Is Auto Lending Still a Core Product?

June 2, 2010

If you’re like me, you spend a lot of time lately trying to figure out what has changed with credit unions, and what has stayed the same. The good news: Credit unions’ priority is still to provide great service to members. That hasn’t changed and hopefully never will.

Many financial realities, however, are vastly different from a couple of years ago. Credit unions are questioning whether products that have been consistently successful and reliable still work today.

During the past 12 to 18 months, credit unions have been recognized as trusted, safe, and secure depositories. We’ve received kudos from sources that rarely acknowledged our existence before the financial crisis. The positive attention, combined with our reliable reputations, has moved millions of dollars to credit unions.

The challenge at many credit unions, including mine, is how to best turn deposit growth into loans. Numerica Credit Union is a $1 billion asset community-chartered credit union. Economic stress has resulted in increased loan losses—roughly three times the level of a couple of years ago. (Charge-offs have increased from about 0.33% in 2008 to a projected 1% for 2010).

Auto lending has always been a significant product for Numerica. For nearly 15 years, we’ve processed loans successfully using two independent channels—indirectly through dealers and through our branch/phone center. It’s easy to see why a large percentage of recent loan losses are auto loans.

So do we keep making auto loans? I say “yes.” In my experience, there’s a direct correlation between the “average life” of credit union shares and the “average life” of auto loans. This correlation makes sense from an asset/liability management standpoint. The relationship between share growth and other traditional credit union loan products is much further apart, with the possible exception of unsecured loans. And members generally need autos to carry on their lives.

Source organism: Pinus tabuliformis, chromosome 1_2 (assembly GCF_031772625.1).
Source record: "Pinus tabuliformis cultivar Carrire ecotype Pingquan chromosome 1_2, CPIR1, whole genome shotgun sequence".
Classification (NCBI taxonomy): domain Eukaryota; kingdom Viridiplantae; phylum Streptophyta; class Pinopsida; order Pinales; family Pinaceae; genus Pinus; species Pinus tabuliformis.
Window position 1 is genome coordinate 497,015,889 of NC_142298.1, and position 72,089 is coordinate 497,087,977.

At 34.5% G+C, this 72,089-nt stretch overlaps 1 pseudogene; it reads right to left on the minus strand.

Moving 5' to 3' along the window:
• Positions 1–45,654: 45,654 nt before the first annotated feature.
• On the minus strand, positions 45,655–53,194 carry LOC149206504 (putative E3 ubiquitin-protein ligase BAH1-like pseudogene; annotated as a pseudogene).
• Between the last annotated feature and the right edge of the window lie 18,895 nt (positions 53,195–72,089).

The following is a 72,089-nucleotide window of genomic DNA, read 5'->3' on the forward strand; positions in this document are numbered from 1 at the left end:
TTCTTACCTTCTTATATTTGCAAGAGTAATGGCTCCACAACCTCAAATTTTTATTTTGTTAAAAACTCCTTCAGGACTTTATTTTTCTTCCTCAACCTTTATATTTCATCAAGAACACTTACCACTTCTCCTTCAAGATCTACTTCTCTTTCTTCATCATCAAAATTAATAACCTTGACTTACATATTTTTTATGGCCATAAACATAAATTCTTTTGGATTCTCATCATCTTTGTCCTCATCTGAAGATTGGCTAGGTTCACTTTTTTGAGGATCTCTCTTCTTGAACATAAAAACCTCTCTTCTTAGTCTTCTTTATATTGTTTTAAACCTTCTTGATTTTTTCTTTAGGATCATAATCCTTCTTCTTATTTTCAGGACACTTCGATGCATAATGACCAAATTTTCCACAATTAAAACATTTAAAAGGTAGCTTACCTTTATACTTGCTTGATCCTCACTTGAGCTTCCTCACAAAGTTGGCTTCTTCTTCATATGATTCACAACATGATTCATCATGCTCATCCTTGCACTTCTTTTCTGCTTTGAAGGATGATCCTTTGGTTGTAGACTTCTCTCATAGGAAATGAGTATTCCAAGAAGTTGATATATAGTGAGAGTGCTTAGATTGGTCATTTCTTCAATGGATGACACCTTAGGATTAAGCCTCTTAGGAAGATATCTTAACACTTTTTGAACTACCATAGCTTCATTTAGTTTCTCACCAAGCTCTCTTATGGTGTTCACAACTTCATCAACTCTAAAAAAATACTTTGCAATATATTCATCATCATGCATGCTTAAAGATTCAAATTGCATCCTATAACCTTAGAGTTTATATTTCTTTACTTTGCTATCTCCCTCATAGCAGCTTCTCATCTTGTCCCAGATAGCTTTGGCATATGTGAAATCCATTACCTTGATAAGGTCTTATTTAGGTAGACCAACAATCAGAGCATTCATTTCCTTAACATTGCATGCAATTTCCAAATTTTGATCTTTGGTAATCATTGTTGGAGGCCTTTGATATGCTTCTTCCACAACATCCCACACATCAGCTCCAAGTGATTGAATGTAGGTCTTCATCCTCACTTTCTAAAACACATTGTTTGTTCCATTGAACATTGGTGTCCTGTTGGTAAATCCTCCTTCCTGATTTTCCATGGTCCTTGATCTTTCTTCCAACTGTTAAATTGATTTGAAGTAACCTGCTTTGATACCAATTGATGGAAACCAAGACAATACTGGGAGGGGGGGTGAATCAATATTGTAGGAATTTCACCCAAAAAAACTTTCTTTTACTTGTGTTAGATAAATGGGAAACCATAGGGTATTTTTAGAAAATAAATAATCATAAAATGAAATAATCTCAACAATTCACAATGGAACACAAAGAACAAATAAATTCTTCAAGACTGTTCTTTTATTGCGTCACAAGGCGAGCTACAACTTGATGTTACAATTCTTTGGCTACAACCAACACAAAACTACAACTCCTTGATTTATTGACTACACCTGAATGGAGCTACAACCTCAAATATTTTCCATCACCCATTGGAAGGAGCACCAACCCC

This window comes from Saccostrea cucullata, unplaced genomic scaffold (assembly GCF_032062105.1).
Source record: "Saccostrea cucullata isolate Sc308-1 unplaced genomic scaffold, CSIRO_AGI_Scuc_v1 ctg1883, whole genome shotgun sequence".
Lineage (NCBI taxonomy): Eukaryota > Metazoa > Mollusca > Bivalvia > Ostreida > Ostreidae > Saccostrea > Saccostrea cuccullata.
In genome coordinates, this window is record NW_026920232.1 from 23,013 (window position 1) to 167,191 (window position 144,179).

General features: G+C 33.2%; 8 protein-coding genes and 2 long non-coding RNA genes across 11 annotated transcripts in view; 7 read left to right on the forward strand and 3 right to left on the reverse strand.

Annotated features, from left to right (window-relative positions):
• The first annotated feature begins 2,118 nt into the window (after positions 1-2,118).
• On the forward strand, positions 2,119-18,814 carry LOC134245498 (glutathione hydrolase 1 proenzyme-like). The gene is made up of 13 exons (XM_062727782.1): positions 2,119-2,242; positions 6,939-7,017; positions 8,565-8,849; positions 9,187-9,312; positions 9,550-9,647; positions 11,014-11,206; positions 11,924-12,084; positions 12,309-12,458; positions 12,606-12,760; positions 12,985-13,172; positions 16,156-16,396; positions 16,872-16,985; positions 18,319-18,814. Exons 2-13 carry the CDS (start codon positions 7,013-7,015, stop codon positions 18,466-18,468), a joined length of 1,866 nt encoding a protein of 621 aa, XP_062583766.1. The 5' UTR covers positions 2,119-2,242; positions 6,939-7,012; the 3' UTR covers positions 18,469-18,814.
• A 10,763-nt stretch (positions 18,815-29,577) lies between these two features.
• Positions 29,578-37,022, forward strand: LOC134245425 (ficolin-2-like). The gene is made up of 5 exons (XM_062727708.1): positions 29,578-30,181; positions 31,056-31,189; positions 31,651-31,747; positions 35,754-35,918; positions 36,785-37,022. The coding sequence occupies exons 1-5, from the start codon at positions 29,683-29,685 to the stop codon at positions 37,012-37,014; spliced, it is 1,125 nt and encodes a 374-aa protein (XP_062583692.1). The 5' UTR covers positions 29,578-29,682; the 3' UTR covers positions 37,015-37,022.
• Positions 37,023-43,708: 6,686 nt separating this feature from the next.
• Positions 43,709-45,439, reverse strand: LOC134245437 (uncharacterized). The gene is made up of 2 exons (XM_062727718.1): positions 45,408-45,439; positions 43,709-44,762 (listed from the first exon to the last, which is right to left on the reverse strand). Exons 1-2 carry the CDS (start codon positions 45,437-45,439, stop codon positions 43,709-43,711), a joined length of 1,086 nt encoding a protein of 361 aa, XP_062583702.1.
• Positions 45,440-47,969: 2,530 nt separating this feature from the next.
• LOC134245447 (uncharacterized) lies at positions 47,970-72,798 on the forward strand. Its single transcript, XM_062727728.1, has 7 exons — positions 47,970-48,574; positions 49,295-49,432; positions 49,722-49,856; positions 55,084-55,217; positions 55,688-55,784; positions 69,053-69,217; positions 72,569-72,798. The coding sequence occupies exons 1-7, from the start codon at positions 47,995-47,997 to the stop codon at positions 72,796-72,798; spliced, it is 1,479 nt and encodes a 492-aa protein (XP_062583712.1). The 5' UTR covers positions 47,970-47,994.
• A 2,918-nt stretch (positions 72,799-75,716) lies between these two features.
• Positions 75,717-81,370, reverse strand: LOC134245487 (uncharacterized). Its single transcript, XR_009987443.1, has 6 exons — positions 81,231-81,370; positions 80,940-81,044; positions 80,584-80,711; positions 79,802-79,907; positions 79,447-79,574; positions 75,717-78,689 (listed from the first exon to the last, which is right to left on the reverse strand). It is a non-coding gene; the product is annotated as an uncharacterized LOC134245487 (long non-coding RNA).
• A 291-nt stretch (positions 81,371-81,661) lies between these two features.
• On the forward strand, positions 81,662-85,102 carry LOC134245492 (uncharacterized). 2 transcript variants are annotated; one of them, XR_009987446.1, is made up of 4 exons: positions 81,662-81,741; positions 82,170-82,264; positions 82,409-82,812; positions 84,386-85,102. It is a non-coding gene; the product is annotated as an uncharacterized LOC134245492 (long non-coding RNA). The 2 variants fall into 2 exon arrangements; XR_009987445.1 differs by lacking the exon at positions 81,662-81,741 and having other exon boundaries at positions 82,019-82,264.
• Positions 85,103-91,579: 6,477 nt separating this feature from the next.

As with all business practices, however, we need to continually refine products, policies, and procedures. In fourth-quarter 2008, Numerica was one of a dwindling number of auto lenders in our community. We tightened underwriting and still maintained good volume.

Late in 2009, however, more consumer options for auto loans popped up in the community. Numerica had to choose to either increase allowable loan-to-value ratios well above 100% for good borrowers, or offer higher rates. We’ve done bits of both, but generally favor good rates.

The credit union also must balance the needs of both indirect and branch auto lending. It won’t work to have branches working against the indirect program, increasing the likelihood loans will go somewhere else altogether.

Our solution: If our dealer center funds a preapproved branch loan, the branch employee is credited with the sale. In this situation, the credit union may fare best if the branch employee encourages the member to sign at the dealer.

In all situations, education and alignment of performance measures with what’s best for the member and the credit union are essential. Successful indirect lending is a combination of consistent underwriting, quick funding, respect for dealer product sales, and thorough analysis of the business.

Key monitor points are effective yield, risk-rating distribution, member contact beginning at 15 days of delinquency, and when a dealer has losses. We track applications throughout submission, approval, and funding. Collection efforts depend on current credit scores.

Has auto lending become more difficult? Absolutely. Credit unions must work diligently to offer some lending products, such as mortgages and business loans.

But members will always need auto loans, and credit unions must continue to provide them, now and in the future.

Jennifer Lehn is executive vice president of Numerica Credit Union, Spokane Valley, Wash., and chair of the CUNA Operations, Sales & Service Council. Contact her at 509-536-6183.